But using “immorality” as a criterion for what is and what is not legitimate is kind of worrying to me.


    I share the concerns of such as Greenpeace but I’ve been aware some time of the dangers of their screwiness.

  9. Jonathan D
    Posted October 21, 2011 at 10:11 am | Permalink

    It seems the various conventions and EU directives require the courts to rule on the ordre public and morality. I wonder what that looks like in practice – as you say, that isn’t the best role for a court.

    In this decision, though, I think it’s more straightforward, as the exclusion of uses of embryos is one of the offending cases particularly spelled out in the directive. The question was essentially whether the use of cells obtained by destroying embryos is a use of embryos. The decision may even have been different if the court did consider morality directly.

    Of course, the whole issue is a bit strange, as Greenpeace and the activists seem to be concerned with the use of embryonic stem cells generally, while the laws used are aimed only at their commercial or industrial exploitation, and the direct result is only that anyone else can’t be stopped from exploiting them… Understandably, this is mostly ignored by the Daily Mail article, but I’m not sure it gives a good idea of what the consequences might be, either.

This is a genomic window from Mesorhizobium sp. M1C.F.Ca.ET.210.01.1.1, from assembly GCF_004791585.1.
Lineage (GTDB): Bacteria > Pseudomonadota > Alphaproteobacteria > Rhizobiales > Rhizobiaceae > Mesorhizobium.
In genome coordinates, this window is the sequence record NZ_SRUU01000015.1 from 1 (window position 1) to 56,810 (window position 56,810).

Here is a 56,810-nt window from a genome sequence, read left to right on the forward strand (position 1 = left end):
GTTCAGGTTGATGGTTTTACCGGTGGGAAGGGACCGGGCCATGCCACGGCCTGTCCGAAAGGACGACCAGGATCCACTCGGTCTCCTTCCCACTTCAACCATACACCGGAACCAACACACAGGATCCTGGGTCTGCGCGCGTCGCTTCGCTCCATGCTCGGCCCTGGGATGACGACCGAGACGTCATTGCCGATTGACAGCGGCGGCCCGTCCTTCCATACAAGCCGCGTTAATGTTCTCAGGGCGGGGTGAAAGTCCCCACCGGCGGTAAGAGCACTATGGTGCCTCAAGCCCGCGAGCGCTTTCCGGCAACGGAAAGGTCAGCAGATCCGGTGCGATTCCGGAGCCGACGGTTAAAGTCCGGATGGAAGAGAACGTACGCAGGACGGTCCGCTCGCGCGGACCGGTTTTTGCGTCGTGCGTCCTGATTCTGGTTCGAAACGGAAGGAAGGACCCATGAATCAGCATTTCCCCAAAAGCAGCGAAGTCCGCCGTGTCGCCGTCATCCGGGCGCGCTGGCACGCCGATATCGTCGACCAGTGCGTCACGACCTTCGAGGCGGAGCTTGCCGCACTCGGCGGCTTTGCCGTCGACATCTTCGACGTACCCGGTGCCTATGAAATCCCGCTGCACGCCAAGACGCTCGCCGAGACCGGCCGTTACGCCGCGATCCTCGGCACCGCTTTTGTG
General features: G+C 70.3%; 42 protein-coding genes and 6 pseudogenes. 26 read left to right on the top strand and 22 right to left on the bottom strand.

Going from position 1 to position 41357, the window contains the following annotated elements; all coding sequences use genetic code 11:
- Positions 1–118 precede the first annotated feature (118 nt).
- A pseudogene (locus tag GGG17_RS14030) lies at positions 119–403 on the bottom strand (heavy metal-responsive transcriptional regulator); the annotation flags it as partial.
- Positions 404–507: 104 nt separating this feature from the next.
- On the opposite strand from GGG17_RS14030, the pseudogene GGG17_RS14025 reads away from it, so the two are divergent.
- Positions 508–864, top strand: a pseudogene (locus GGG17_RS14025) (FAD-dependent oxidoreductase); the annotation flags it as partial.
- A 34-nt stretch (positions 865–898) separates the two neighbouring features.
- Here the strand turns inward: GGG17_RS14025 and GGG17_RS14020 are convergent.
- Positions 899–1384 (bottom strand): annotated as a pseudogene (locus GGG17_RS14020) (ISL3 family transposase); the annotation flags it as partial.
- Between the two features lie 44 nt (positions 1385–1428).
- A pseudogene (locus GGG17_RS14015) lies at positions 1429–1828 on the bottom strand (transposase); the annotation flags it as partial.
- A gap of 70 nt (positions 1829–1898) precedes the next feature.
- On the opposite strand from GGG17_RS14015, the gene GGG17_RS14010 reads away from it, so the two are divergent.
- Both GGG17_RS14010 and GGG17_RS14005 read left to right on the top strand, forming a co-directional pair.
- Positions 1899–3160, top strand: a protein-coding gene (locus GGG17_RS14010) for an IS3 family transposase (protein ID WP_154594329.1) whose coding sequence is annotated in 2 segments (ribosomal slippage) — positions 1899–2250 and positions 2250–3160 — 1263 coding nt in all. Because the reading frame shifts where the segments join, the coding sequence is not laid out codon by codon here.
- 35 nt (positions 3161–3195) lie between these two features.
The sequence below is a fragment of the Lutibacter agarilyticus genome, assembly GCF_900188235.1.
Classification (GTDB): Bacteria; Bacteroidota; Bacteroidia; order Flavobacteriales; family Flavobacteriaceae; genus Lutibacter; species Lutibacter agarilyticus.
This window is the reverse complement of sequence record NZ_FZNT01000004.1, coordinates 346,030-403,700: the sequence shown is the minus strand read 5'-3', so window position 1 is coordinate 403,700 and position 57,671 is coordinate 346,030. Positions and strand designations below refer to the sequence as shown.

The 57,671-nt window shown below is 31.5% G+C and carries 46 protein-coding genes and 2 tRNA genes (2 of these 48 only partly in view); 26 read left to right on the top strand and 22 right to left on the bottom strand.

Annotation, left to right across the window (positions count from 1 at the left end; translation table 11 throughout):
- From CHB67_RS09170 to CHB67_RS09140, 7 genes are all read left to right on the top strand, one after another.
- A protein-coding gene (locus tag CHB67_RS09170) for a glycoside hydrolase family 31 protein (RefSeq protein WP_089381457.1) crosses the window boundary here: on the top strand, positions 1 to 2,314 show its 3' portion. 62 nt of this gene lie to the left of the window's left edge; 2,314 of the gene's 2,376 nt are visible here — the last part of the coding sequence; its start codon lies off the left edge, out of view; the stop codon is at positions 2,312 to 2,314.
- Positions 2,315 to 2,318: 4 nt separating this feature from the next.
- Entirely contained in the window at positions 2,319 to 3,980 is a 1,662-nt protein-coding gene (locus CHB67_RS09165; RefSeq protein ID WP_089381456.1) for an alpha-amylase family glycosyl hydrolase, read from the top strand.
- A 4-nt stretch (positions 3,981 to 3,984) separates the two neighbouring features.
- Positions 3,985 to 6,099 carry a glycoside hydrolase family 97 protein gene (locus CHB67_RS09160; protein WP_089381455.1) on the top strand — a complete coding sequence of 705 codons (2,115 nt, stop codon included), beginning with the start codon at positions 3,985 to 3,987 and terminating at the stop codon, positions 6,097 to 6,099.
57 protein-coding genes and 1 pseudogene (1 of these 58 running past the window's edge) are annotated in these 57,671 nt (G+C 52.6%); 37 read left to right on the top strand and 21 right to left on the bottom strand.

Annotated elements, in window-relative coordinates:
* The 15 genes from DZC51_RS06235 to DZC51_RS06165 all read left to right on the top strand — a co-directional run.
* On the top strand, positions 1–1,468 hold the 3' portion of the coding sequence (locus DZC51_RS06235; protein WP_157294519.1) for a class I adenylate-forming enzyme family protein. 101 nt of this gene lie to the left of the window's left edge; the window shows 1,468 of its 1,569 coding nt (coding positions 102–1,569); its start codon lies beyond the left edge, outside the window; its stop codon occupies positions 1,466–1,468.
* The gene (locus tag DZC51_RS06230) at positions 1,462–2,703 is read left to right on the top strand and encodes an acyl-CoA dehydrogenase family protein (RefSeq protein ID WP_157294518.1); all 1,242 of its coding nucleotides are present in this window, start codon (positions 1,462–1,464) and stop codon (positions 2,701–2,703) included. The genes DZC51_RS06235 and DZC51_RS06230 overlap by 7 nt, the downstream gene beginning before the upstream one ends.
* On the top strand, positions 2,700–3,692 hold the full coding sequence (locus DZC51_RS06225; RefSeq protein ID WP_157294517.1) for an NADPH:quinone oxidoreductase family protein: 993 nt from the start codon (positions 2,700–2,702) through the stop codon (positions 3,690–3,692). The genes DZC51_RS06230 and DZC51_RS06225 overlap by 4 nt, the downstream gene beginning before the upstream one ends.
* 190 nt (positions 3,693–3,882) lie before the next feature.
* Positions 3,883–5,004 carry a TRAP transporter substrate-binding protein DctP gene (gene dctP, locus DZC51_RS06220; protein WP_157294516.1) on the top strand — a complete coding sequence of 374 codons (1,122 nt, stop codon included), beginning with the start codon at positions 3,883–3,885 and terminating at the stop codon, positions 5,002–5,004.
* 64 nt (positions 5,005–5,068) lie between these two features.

10. Posted October 22, 2011 at 11:31 pm | Permalink

    There’s quite a good write-up here:

    The effect of the judgment is likely to be avoided via choice of law clauses (California is particularly popular, for some reason), although the judgment (I’ve just read it) is the usual mess of sloppy thinking one gets from the ECJ, and will probably inhibit investment in biotech in Europe to some extent (mainly through the creation of a climate of uncertainty).

    In terms of the law, the general rule with EU Directives is that while they have to be implemented, that process of implementation is governed by the laws in the individual member states.

    However, where there is no member state jurisprudence on the issue, or the time for implementation has passed, then the ECJ can treat a Directive like a Regulation, which has direct effect — ie, it is applied in all member states in exactly the same way, without making any allowances for differences in national law. That’s what’s happened here: see par 21 of the judgment.

    More reasons to hope that when the Euro goes down in flames, it takes the whole sodding EU with it.

    [Edited to add: another thing worth doing is to FOI Greenpeace to death and then use the information obtained to deprive them of charitable status, as has already happened in New Zealand.]

  11. Posted October 23, 2011 at 7:54 am | Permalink

    Kenan Malik has got stuck into the decision.

  12. TerjeP
    Posted October 26, 2011 at 5:03 am | Permalink

    IMHO courts should tell us what is legal and what is illegal. They shouldn’t tell us what is moral and what is immoral even if morality informs their decision making.

  13. TerjeP
    Posted October 26, 2011 at 5:04 am | Permalink

    Dave – what do children make of territory? (ie land rights).

  14. kvd
    Posted October 26, 2011 at 7:11 am | Permalink

    And I wish there were other extant hominids for comparison

    Why are you discounting Collingwood supporters?